Twenty years were to elapse before these far-sighted propositions of the old Baron were to find their fulfilment; but as the event has shown, they did contain the key to the political reconstitution of Germany. But they involved a convulsion for which some at least of his listeners were not then prepared. To Prince Albert nothing was more sacred than the faith of treaties and the union of the German Bund. He viewed with indignation the seizure of Cracow by the three Northern Powers in 1846, and protested against it in the pages of this Journal, not that he had much sympathy with the Poles, but because he regarded it as a dangerous inroad on the public law of Europe. Nor did he ever share the hatred of Bunsen against the House of Austria, or the desire to thrust Austria out of the Germanic body-a result only to be attained by a Germanic war—though it appears that in 1849 he was reluctantly drawn on to that opinion.

But greater things were at hand. The Revolution of February. 1848 let loose all the revolutionary powers of Europe. Nothing in history can compare to that amazing paroxysm of confusion. Throughout the Continent civil war and anarchy raged in their direst forms, and one knew not which was worst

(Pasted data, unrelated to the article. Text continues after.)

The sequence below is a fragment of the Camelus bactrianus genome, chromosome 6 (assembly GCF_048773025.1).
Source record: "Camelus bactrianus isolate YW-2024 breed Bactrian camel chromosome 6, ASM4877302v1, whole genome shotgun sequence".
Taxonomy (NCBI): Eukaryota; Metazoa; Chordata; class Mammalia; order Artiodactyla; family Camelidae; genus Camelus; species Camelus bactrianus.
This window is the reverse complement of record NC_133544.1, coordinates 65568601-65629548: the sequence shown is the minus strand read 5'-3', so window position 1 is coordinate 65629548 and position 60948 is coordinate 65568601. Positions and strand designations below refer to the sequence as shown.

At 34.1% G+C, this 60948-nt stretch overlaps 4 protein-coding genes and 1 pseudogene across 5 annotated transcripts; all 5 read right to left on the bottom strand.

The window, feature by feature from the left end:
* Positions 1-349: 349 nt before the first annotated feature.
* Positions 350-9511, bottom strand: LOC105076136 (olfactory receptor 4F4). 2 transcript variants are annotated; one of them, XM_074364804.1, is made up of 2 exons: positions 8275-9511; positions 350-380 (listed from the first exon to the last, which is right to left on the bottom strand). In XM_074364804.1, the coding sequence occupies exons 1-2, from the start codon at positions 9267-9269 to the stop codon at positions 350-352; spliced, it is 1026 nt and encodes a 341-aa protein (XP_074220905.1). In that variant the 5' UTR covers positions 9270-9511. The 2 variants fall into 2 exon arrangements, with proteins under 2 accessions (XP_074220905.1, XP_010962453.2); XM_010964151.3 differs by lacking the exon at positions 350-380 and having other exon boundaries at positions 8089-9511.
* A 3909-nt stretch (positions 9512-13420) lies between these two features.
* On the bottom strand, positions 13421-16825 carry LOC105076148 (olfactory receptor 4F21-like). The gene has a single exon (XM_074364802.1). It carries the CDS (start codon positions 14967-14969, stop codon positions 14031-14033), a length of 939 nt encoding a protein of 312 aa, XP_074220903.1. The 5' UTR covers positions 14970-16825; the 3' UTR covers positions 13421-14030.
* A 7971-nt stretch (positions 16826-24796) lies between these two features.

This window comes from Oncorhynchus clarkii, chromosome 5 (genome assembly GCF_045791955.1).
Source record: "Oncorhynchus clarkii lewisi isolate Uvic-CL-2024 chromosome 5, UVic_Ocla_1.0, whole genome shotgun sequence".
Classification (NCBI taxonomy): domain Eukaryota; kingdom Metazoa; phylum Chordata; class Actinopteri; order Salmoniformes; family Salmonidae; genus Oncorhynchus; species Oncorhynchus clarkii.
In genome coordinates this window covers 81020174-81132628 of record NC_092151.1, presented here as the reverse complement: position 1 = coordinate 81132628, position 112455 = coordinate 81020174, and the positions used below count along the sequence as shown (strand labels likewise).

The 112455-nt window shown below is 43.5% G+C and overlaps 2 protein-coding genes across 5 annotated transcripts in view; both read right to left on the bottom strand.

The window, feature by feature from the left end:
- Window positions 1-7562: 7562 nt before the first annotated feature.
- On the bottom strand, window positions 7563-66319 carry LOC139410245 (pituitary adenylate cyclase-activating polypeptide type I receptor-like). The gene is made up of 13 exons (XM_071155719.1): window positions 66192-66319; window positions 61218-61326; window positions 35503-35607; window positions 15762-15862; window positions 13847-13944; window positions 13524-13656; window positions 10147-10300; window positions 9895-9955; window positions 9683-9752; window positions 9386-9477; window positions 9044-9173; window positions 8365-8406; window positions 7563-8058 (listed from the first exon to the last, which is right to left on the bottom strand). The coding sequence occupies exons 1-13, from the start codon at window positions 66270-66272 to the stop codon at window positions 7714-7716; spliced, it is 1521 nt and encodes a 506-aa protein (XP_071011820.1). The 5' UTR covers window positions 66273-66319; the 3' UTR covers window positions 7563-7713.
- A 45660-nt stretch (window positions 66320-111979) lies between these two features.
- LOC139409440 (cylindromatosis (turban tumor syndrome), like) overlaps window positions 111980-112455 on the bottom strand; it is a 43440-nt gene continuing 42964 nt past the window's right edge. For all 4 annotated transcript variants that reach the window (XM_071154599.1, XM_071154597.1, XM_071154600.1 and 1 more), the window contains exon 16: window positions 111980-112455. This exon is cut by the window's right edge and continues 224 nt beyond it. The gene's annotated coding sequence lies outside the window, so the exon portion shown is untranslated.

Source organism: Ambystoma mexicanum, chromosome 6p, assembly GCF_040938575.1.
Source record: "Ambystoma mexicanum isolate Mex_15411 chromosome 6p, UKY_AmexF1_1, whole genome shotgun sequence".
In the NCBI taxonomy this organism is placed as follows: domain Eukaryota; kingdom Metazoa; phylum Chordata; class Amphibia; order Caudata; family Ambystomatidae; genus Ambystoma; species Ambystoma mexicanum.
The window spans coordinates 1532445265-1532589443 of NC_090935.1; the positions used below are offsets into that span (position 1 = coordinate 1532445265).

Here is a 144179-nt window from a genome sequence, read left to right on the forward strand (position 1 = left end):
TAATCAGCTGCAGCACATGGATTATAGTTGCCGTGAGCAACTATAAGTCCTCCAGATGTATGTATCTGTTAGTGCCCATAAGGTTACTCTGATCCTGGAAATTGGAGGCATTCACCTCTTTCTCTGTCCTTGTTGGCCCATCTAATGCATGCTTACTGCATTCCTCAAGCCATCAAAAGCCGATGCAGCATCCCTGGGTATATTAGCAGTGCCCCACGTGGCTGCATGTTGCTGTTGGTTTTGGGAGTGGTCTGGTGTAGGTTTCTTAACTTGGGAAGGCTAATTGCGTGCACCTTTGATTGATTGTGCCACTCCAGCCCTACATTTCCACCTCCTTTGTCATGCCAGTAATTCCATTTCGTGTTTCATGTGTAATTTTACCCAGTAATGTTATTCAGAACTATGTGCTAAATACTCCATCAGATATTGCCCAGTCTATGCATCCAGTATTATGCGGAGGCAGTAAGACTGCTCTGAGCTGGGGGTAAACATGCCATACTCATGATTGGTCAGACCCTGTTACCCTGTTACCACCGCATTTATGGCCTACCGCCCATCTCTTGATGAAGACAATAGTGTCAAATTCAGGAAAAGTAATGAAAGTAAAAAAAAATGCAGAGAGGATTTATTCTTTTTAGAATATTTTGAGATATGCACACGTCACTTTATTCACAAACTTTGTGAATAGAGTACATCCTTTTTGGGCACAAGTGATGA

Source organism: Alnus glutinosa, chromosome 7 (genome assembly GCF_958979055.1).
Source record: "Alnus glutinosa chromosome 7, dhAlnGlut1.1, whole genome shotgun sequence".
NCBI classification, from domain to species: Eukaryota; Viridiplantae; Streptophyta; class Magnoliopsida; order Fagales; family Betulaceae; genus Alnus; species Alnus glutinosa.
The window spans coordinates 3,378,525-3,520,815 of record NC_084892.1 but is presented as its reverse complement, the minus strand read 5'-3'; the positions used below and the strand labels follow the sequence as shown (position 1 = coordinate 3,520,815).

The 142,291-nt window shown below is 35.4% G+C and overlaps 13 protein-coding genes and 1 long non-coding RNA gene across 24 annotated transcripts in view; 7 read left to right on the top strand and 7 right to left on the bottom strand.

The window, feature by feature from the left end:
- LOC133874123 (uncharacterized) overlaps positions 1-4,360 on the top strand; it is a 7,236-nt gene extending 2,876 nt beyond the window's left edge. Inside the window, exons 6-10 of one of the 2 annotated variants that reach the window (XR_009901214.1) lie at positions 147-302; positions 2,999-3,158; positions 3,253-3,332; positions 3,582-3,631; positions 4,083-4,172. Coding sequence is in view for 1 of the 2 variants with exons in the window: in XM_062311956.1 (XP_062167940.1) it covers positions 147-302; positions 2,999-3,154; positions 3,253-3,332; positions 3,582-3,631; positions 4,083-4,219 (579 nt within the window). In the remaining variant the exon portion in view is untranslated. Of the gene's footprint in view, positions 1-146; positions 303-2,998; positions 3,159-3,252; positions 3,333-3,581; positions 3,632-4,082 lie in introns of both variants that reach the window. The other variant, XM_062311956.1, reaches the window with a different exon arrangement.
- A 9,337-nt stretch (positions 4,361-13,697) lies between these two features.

- the excess of popular violence or the excess of military repression. Since then we have seen Sebastopol, we have seen Sadowa, we have seen Sedan; yet nothing equals the all-embracing fury of that terrific conflagration of 1848 and 1849. The friends of Germany at the English Court, undismayed by the democratic violence of the movement, sought to turn the wild elements which had assembled at Frankfort, in the direction of national unity and constitutional government. Stockmar himself was elected member for Coburg, and took his seat on May 16. Far from seeking to expel Austria from the Confederation, at that time, we believe that Gagern's proposal to call the Archduke John to Frankfort as the Reichsverweser or Warden of the Empire originated with Prince Albert himself: it had at least his hearty concurrence. Stockmar, however, who was in Germany, thought it would end to the advantage of Prussia by showing the unfitness of an Austrian Prince for the post; and in the scheme he drew up for the future constitution of the country he distinctly states that if the German provinces of Austria cannot be retained, it will be better for the other thirty-two millions of Germans to organise themselves round a Prussian centre, and leave the seven millions of Austro-Germans out of the question, as he adds - they will come to us hereafter.' Some time elapsed before the extravagance of the Frankfort Parliament convinced all men that nothing was to be hoped for in that quarter. Bunsen to the last regretted that his master, the King of Prussia, had rejected the imperial crown offered to him by the men of the revolution. But in fact the weakness and folly of the King of Prussia was only surpassed by that of the anarchists. Stockmar has preserved to us a note of a conversation with the King of June 10, 1848, in which the Baron advised His Majesty to march vigorously upon the Berliners,-a measure to which the King and his ministers were alike unequal.